A corporate manager attempts to achieve a pattern of improving operating results that are predictable from year to year. A number of different criteria are used to measure financial performance, including the levels of profit or cash flow and the growth rate of sales, assets, or profits. This chapter presents analytical relationships between a firm’s growth rate and cash flow. These relationships provide tools that assist in the process of developing feasible, self-reinforcing sets of operating goals, and in making efficient trade-offs among competing objectives. The computing technology available today makes the generation of pro forma financial statements a straightforward...

      (pp. 215-223)

      As described earlier, the control stage of the strategic planning process compares results with goals or targets and notes exceptions for corrective action. Control activities take place throughout the organization at an overall level, and within each functional department at a detailed level. At a profit-center level, the general manager must exercise control to ensure that the product, marketing/pricing, and manufacturing strategies are realistic and provide a framework for successful business operations. This process is described in some detail in Chapter 3 in the discussion of managing the functional interfaces and, in a broader context, in Chapter 10 as the...

      (pp. 224-246)

      The understanding, management, and improvement of productivity, and their relationship to competitiveness are compelling aspects of general management. Competing organizations often have access to the same or similar production technology, as well as the same or comparable supplies and suppliers of raw materials and finished parts. When a firm does have proprietary technology, it can have a significant competitive advantage. But, in most situations, competitive advantage results from neither the availability of technology nor the cost of purchased goods. A preponderance of the other noninterest costs—the remaining direct costs; sales, general, and administrative (SG&A) costs; other overhead costs; and...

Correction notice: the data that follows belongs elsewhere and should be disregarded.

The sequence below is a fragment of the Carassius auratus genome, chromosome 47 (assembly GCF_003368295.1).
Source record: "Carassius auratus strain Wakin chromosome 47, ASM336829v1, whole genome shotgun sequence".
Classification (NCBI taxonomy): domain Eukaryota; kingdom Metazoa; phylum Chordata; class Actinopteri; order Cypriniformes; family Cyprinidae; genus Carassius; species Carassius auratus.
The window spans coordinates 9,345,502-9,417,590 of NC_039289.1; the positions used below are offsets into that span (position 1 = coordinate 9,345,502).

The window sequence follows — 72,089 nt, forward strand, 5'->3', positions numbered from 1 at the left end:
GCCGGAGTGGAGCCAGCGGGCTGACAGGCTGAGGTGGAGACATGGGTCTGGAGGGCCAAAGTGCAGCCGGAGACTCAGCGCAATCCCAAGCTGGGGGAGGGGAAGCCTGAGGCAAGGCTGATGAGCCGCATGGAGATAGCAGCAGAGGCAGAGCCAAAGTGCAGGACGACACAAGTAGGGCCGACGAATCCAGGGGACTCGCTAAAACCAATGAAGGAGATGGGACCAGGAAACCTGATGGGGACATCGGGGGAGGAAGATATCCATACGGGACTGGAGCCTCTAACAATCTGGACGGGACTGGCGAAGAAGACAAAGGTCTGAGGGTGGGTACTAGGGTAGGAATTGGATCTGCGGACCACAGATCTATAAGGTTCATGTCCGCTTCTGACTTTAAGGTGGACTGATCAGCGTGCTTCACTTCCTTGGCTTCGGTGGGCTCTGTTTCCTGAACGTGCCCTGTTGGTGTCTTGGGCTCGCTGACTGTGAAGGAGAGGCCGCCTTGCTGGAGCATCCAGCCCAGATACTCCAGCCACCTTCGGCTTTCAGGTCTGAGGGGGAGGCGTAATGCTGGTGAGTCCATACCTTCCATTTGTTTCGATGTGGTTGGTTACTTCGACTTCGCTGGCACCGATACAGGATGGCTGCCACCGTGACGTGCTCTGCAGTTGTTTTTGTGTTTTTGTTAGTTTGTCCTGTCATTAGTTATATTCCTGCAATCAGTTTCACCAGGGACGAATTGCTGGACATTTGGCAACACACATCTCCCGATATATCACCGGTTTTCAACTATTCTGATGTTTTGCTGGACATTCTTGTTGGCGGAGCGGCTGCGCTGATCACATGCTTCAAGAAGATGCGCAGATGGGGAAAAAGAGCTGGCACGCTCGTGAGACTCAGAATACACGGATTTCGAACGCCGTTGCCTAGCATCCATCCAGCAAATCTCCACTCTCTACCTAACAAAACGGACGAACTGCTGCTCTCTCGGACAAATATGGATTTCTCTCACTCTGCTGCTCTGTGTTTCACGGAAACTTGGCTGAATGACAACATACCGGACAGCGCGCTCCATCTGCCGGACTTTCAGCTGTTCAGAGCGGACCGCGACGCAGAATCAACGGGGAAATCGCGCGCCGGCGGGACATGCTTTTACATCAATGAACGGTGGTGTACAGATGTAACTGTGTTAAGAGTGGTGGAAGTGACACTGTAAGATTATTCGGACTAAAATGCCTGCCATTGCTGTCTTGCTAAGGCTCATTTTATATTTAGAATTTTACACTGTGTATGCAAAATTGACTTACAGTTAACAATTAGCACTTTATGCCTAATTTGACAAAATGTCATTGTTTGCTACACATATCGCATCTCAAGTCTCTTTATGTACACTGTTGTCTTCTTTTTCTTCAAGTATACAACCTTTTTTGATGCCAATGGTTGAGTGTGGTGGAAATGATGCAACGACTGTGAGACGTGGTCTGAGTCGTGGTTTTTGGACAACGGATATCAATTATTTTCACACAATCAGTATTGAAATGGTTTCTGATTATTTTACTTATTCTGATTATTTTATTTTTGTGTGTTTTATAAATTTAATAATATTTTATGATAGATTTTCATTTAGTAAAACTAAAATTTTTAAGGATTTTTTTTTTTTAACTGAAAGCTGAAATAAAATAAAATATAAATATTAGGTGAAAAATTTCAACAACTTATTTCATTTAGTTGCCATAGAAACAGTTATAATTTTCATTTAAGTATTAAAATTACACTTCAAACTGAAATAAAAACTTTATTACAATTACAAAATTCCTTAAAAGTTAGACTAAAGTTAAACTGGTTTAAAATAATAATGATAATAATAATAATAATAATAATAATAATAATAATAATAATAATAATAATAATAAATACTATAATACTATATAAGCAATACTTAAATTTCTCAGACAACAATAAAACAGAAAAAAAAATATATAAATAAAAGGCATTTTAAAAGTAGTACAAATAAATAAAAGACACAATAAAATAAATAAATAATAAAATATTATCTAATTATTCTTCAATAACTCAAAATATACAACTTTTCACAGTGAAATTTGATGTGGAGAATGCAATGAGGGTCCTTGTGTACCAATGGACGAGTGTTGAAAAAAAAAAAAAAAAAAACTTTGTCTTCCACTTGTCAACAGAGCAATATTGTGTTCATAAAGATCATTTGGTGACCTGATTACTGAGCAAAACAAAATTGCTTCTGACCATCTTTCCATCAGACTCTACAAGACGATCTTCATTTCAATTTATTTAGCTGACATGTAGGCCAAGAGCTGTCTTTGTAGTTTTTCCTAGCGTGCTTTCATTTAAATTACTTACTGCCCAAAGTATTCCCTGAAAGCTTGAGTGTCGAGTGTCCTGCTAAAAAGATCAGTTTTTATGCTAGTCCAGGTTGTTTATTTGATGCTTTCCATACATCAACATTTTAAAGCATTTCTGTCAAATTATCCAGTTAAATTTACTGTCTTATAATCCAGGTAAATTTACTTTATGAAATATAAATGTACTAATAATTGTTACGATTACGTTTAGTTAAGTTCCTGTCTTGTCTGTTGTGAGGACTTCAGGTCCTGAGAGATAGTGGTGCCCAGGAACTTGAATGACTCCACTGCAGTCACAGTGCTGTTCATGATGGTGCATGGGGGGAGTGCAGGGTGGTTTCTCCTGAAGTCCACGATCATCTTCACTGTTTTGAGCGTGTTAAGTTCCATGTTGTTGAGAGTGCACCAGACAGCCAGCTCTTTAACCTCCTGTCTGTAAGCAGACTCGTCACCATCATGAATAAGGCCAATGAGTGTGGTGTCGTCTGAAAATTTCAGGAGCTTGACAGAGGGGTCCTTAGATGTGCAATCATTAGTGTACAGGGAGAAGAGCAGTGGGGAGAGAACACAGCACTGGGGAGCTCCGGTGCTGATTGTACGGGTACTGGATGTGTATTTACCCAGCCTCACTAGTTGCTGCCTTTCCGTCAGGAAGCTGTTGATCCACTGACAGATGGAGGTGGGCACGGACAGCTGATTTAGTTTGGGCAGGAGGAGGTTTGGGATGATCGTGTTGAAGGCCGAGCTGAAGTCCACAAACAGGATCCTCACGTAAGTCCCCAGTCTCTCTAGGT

(pp. 247-261)

      Measuring the profitability and value of a business is very important because it is a key consideration when there is discussion of a merger or acquisition, when capital investment decisions are being considered, and in designing management incentive compensation plans. Investors have the same challenge when deciding whether or not to buy or sell a company’s stock. General managers must regularly evaluate the performance of their operating business units, and that is the perspective on which we are focused in this chapter.

      The efficiency with which a profit center (division or subsidiary) of a diversified, decentralized company employs its assets...

      (pp. 262-274)

      The allocation of available and anticipated levels of cash to strategic and operational initiatives constitutes one of the most important duties of the general manager. A firm begins competing with a prescribed capital structure, normally consisting of a combination of debt and equity. Throughout this book, the examples have stressed the great strategic value attributable to a strong balance sheet. There is, of course, a wide diversity of opinion about the definition of a “strong balance sheet.” For the purposes of this book, we assume that a (book value) debt to capital ratio of .35, which corresponds roughly to an...

      (pp. 275-286)

      Share repurchases have become a widely used strategic tool for U.S. corporations (see Exhibit 16-1). This chapter explores the reasons why corporations repurchase shares, how share repurchase plans are implemented, and the implications of those plans.

      There are four key reasons a company repurchases its outstanding shares:

      To return excess funds to shareholders